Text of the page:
Good morning, California. It’s Friday, May 29.

“We are walking into the unknown”

Beachgoers enjoy the sunset at Ocean Beach on Memorial Day in San Francisco on May 25. Photo by Anne Wernikoff for CalMatters

As most California counties accelerate their reopening pace, some of the first to do so are now hitting the brakes or backpedaling as coronavirus cases mount — a potentially cautionary tale for the rest of the state as restrictions loosen.

Sonoma County said Wednesday it would not reopen in-store retail, hair salons or places of worship, even though the state had given it permission to do so. The county’s coronavirus cases doubled from 20 to 41 per 100,000 residents over the past 14 days.

And Lassen County on Tuesday closed dine-in restaurants and in-store retail after the remote area saw its first confirmed cases since the shutdown began. But Thursday afternoon, it moved to reopen them again — along with places of worship and hair salons.

The decisions came after Gov. Gavin Newsom on Monday and Tuesday cleared (you guessed it) hair salons, barbershops, places of worship and in-store retail to reopen in most counties — a rapid-fire pace that alarmed some public health officials.

Newsom on Tuesday acknowledged that “we are walking into the unknown, the untested” but reinforced his commitment to “be guided by the data.”

A Sacramento Bee analysis found the first 22 counties to reopen restaurants and stores saw cases, hospitalizations and deaths grow faster in the two weeks after reopening than in the two weeks before — though these largely rural counties were still doing better than the rest of the state.

It’s a potential warning for large, urban counties like Los Angeles, the epicenter of the outbreak, which this week began to accelerate its reopening after weeks of holding back. San Francisco also unveiled a phased reopening plan Thursday, though other Bay Area counties are keeping tight restrictions in place.

  • David Relman, Stanford Medicine microbiologist and immunologist: “If something fails, we have two problems: One is we’re not going to know for a little while, and during that lag time things are worsening without us knowing it. And the second thing is that you then have to be able to … restore stability.”


The Bottom Line: As of 9 p.m. Thursday night, California had 98,980 confirmed coronavirus cases and 3,707 deaths from the virus, according to a CalMatters tracker.

Also: CalMatters regularly updates this pandemic timeline tracking the state’s daily actions. And we’re tracking the state’s coronavirus hospitalizations by county.

Other stories you should know

1. Senate advances budget plan significantly different from Newsom’s

Gov. Gavin Newsom discusses his revised 2020-2021 state budget during a news conference in Sacramento on May 14, 2020. Photo by AP Rich Pedroncelli, AP Photo/Pool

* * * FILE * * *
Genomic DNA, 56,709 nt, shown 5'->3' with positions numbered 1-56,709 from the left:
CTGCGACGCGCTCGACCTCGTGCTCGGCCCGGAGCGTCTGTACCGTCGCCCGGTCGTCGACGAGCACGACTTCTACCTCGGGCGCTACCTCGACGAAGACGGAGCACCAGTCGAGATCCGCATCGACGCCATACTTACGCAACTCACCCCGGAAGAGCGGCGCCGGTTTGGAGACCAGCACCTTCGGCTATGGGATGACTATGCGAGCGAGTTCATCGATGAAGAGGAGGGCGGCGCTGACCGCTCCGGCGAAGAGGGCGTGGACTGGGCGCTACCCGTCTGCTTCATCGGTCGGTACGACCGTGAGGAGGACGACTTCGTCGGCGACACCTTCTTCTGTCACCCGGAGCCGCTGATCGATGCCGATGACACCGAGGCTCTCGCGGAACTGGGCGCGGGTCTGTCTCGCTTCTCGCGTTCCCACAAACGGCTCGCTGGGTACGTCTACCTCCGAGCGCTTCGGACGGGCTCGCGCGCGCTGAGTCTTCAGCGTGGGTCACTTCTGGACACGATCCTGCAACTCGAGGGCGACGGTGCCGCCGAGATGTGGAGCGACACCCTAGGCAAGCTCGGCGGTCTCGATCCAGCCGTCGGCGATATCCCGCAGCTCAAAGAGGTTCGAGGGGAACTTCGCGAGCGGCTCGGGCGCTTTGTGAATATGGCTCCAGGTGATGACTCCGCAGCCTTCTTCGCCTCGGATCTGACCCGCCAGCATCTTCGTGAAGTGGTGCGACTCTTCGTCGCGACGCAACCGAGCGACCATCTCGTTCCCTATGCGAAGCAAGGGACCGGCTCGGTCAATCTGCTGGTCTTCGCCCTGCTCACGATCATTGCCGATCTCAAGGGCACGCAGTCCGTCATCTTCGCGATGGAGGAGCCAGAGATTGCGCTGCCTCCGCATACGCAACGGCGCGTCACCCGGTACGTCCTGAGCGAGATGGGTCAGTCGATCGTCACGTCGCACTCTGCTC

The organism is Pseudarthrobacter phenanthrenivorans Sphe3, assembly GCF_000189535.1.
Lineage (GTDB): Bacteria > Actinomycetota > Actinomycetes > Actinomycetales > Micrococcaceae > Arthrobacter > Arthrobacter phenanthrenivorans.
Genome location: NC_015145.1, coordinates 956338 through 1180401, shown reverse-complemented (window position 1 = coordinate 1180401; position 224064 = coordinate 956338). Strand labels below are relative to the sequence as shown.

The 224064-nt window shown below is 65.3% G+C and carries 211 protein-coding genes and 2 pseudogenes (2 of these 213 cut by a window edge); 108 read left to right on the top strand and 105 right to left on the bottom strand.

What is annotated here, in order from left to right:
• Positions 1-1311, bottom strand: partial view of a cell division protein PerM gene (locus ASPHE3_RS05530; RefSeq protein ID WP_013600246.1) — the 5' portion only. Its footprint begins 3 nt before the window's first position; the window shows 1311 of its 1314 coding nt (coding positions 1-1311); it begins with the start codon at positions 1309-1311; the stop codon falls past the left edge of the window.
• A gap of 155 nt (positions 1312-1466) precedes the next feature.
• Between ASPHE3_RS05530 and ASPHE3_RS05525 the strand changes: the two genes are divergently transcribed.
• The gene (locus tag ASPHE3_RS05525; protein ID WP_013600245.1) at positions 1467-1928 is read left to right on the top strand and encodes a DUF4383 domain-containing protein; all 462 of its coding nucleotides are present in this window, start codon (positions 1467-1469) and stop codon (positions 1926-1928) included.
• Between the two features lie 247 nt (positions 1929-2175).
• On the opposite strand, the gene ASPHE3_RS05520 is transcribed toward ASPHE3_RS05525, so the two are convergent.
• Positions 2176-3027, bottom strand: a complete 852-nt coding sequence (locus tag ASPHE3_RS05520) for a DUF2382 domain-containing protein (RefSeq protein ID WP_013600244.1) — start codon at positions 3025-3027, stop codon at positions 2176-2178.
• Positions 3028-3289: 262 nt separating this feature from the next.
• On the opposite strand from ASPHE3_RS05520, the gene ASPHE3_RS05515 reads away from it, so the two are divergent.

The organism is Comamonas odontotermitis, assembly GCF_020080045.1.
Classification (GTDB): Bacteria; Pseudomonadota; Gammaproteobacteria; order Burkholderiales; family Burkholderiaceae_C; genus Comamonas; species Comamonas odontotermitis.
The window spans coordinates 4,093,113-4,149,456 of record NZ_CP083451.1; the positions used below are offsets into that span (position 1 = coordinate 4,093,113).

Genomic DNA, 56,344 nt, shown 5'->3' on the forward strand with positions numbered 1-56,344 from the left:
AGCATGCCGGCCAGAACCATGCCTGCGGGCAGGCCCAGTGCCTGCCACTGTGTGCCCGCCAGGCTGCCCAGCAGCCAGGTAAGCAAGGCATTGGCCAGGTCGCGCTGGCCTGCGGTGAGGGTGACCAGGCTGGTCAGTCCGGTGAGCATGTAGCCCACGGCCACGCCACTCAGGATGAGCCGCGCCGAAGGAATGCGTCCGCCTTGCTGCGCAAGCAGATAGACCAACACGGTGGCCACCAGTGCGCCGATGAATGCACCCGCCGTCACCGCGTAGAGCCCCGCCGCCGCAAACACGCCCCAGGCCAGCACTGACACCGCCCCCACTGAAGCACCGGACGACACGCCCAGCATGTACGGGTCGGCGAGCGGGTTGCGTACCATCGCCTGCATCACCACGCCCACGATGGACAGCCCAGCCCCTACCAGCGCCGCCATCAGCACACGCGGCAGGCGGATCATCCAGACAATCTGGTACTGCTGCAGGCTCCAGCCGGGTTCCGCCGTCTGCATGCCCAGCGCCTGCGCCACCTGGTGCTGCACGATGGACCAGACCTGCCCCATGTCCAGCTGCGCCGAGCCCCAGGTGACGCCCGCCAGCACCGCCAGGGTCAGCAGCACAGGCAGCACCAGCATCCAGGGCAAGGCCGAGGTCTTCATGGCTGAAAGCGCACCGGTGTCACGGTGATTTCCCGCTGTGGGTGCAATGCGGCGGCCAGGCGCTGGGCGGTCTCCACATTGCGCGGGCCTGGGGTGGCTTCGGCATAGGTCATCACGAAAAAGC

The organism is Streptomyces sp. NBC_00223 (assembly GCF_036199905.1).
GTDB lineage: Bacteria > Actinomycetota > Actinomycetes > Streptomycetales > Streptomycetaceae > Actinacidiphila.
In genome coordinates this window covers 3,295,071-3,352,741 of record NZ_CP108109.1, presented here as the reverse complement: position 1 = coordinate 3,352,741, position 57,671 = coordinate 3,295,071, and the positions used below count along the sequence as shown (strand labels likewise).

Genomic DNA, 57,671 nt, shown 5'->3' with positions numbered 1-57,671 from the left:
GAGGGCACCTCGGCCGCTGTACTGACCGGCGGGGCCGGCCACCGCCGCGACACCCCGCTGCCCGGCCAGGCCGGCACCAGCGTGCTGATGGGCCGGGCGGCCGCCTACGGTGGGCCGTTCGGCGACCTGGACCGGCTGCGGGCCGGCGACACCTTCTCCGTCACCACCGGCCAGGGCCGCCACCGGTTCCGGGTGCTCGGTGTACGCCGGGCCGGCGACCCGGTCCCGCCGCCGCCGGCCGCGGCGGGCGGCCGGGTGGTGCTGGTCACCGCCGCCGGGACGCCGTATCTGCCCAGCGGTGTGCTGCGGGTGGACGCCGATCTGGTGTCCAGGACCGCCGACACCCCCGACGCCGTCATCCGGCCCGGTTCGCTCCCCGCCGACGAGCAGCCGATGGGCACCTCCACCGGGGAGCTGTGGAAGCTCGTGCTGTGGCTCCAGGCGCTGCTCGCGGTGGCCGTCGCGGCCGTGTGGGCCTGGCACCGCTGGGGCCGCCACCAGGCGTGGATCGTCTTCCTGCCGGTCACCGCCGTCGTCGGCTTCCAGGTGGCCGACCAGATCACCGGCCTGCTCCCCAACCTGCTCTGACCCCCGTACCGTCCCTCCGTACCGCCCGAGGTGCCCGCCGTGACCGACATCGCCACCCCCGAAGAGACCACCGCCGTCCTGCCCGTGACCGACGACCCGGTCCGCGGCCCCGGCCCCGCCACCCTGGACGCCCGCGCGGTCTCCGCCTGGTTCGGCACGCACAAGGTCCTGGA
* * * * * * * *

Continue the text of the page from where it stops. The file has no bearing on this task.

Newsom discusses his revised 2020-2021 state budget in Sacramento on May 14. Photo by Rich Pedroncelli, AP Photo/Pool

The Senate’s plan to plug California’s estimated $54 billion deficit differs significantly from Newsom’s, rejecting most of his proposed cuts to education, health care and safety net programs, the Associated Press reports. The Senate budget committee voted Thursday to pass the proposal. The Assembly has yet to release its plan.

Here’s how the Senate’s plan differs from Newsom’s:

  • Delays payments to school districts instead of imposing permanent cuts. The Senate’s proposal would allow school districts to spend about $9 billion by borrowing or tapping savings, and the state would pay them back later. (It’s unclear how this would pan out, as the state could have an even larger deficit next year.)
  • Restores health care programs Newsom proposed to cut by increasing a tax on the companies that manage Medi-Cal, the state’s health care program for the poor (but only if federal aid doesn’t come through). The plan would also restore Medi-Cal for undocumented seniors.
  • Gives the federal government more time to send aid. Newsom’s budget would institute $15 billion in cuts if the federal government doesn’t send aid by July 1. The Senate’s plan extends that to Oct. 1.

2. Trust barriers pose challenge for coronavirus testing, tracing in black, Latino communities

Coronavirus testing is offered in the parking lot of San Jose 's Antioch Baptist Church, on May 20. Targeted outreach may be key to ensuring that California's black and Latino residents do not continue to be disproportionately affected by the pandemic. Photo by Karl Mondon, Bay Area News Group
Coronavirus testing in the parking lot of San Jose’s Antioch Baptist Church on May 20. Photo by Karl Mondon, Bay Area News Group

As California ramps up its testing and tracing efforts, public health leaders are working to tailor their outreach to African American and Latino communities — both disproportionately impacted by the coronavirus — in a culturally competent way, CalMatters’ Ana Ibarra reports. This includes leveraging trusted messengers and institutions like churches and barbershops, tapping tracers from groups already working in the community, and translating information into multiple languages.